Six Regional MSPs and an MP have joined forces to call on the Scottish Government for additional support for the delivery of mental health care in rural Highland communities.
The cross-party effort has come after Edward Mountain MSP and Rhoda Grant MSP led discussions with NHS Highland during the summer to identify which major obstacles stood in the way of an enhanced mental health care provision for the region.
Shortage of accommodation for new staff, concerns about the career paths for rural health practitioners and a lack of rural weighting in national pay scales were all raised as posing key challenges for recruiting new mental health staff to the region.
In a joint-letter to the Cabinet Secretary for Health and Social Care, agreed with managers in NHS Highland, the cross-party group are calling on the Scottish Government to acknowledge these issues and provide additional support to help boost the recruitment of mental health practitioners to the region.
The signatories of the joint-letter include Edward Mountain MSP, Rhoda Grant MSP, Douglas Ross MSP, Donald Cameron MSP, Jamie Halcro Johnston MSP, Ariane Burgess MSP and Jamie Stone MP.
The letter stated:
“Following a meeting with representatives from NHS Highland, we understand that rural mental health services are coming under severe pressure due to higher demand and staffing pressures.
“The shortage of mental health practitioners available in the remote rural settings has meant that NHS Highland is struggling to respond promptly to patients experiencing the early stages of a crisis and, on top of this, some patients are expected to travel long-distances to centralised services in Inverness. This is neither ideal nor sustainable.
“It is clear that more localised services, which can treat people within their local community are required. We understand that NHS Highland are working hard to transition to this model of rural mental health provision, however they face a number of critical obstacles which are hampering their recruitment efforts.”
Edward Mountain MSP said:
“I’m very pleased that we have managed to get cross party agreement on this important issue but I am extremely disappointed that SNP MSPs and MPs, some of whom didn’t bother to respond to the request for support, have not joined our call.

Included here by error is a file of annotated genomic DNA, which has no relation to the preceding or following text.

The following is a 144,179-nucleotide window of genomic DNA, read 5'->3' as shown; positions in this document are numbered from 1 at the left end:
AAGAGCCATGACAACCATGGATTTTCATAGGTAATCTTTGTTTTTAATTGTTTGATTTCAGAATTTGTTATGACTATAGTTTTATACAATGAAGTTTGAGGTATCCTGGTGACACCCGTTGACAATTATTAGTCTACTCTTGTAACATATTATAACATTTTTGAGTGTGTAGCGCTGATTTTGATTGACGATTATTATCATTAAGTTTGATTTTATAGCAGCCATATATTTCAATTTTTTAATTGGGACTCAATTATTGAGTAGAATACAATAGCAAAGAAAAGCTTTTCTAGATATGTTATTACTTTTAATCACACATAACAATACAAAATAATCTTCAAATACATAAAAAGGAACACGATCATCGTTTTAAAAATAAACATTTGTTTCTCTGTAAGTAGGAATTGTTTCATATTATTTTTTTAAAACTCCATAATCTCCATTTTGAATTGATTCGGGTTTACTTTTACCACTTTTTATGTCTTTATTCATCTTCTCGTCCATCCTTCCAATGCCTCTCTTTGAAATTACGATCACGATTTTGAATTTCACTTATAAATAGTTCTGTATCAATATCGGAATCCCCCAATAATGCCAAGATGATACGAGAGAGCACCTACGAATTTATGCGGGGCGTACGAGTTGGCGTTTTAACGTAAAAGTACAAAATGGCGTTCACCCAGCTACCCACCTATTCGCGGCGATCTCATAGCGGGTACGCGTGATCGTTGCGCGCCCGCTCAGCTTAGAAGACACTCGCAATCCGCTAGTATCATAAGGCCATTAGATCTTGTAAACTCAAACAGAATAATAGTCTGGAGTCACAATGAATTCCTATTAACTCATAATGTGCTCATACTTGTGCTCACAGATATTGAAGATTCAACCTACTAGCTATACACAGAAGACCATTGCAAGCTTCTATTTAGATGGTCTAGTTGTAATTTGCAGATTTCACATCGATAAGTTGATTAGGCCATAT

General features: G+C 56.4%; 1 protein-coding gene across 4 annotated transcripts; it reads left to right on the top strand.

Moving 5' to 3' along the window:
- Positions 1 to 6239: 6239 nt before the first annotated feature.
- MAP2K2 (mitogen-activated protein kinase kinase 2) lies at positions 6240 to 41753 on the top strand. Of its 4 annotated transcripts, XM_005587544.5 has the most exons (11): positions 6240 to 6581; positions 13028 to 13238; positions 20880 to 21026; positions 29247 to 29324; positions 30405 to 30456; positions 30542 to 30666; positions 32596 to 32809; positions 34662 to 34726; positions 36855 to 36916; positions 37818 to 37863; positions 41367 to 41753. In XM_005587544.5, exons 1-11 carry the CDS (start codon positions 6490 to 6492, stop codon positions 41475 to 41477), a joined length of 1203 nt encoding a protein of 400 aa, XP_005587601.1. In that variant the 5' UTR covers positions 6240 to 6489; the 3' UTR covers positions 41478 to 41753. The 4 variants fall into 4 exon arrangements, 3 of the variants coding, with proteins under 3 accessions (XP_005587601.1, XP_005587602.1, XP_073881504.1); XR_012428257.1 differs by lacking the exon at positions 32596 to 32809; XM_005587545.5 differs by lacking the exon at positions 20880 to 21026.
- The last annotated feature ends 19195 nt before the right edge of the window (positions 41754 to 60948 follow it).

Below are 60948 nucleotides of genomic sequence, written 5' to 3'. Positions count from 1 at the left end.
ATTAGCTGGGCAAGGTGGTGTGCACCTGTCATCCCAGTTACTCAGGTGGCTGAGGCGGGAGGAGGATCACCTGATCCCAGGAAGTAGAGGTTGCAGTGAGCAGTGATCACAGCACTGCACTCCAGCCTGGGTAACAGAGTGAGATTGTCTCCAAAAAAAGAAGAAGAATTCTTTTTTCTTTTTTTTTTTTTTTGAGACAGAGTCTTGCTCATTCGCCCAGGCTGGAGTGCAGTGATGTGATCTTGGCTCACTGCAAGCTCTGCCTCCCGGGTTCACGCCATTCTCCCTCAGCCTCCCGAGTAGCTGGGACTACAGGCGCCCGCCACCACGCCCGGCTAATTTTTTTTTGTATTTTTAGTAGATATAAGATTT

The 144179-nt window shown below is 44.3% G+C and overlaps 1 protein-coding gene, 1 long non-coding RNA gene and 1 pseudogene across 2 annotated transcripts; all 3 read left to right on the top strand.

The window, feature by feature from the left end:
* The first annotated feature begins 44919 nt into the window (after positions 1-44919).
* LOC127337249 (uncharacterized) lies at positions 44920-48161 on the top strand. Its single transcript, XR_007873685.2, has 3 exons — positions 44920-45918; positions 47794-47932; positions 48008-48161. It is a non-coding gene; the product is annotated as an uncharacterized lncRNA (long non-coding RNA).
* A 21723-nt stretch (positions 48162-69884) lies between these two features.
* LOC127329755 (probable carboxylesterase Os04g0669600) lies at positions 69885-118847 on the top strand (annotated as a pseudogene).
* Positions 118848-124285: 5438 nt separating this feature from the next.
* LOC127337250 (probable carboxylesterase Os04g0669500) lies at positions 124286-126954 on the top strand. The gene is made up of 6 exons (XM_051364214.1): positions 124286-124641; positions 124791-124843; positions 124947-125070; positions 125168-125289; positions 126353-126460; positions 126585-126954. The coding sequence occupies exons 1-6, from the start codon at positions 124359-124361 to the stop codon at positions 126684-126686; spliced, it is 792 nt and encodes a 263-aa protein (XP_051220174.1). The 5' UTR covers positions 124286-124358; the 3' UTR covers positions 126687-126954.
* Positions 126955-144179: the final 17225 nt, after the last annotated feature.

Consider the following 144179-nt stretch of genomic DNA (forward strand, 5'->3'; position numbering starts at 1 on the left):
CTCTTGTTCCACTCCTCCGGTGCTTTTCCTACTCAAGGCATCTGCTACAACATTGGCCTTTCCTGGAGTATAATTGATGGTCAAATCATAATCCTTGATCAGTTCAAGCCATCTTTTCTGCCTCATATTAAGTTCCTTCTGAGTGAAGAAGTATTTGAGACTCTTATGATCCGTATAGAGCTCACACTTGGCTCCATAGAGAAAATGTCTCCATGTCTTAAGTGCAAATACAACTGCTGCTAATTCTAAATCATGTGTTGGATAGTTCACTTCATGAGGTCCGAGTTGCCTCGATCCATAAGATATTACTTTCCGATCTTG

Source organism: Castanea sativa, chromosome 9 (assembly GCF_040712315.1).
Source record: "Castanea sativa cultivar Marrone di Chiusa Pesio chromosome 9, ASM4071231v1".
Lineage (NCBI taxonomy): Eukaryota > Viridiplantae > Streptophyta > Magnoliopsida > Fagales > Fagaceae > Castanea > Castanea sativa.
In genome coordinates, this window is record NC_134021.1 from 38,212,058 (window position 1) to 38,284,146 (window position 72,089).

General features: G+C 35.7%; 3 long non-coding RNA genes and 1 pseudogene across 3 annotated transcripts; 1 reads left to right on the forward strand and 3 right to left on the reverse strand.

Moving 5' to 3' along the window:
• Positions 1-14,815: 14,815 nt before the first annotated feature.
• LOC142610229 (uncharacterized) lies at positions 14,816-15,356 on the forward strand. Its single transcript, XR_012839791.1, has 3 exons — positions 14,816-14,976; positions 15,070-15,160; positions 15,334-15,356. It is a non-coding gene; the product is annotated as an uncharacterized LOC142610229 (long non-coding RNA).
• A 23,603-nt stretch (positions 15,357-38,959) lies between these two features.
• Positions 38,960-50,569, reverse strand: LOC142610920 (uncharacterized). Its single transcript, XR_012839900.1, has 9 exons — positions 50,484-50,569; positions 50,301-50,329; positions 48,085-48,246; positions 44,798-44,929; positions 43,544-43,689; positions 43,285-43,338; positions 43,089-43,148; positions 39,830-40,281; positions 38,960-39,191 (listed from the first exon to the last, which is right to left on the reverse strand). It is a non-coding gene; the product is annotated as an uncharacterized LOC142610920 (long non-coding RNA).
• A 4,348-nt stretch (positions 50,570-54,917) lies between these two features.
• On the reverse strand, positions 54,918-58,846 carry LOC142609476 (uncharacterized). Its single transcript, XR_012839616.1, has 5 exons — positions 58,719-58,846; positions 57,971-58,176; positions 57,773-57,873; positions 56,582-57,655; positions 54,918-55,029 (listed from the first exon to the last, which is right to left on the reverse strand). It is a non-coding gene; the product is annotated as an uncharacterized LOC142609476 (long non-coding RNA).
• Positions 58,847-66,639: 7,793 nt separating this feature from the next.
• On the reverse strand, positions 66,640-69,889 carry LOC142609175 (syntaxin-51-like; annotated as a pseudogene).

“We need to move away from the model where mental health services are mostly centralised in Inverness and ensure that more mental health practitioners are working closer to remote rural communities.
“However, these positive changes are unlikely to arrive anytime soon unless the Scottish Government offer more support to NHS Highland when it comes housing, career development and pay scales for rural mental health practitioners.
“We can’t afford for the Scottish Government to overlook the unique challenges we face in the Highlands – what might work in the Central Belt, doesn’t always suit the needs of patients in our region.
“I have always believed that if our health services are local and closer to patients, then those services stand a better chance of helping people in crisis.”
Rhoda Grant MSP said:
“I welcome that this initiative has cross-party support and I look forward to us all working together on this vital issue. The Scottish Government are wedded in centralising services and this must change for the good of our remote and rural areas across the region.
“I took the opportunity today (Wednesday 8th September) at the Petitions Committee to support a petition expressing similar concerns in the NHS Borders Health Board region and I’m pleased that the petition called for an agency to oversee the development of rural and remote health services. I would like to see a similar approach nationally to examine the nature of remote practice including recognising, valuing and supporting the generalist skills for our rural partitioners.
“Local knowledge and resources need to be safeguarded from centralisation and that needs to become a national priority.”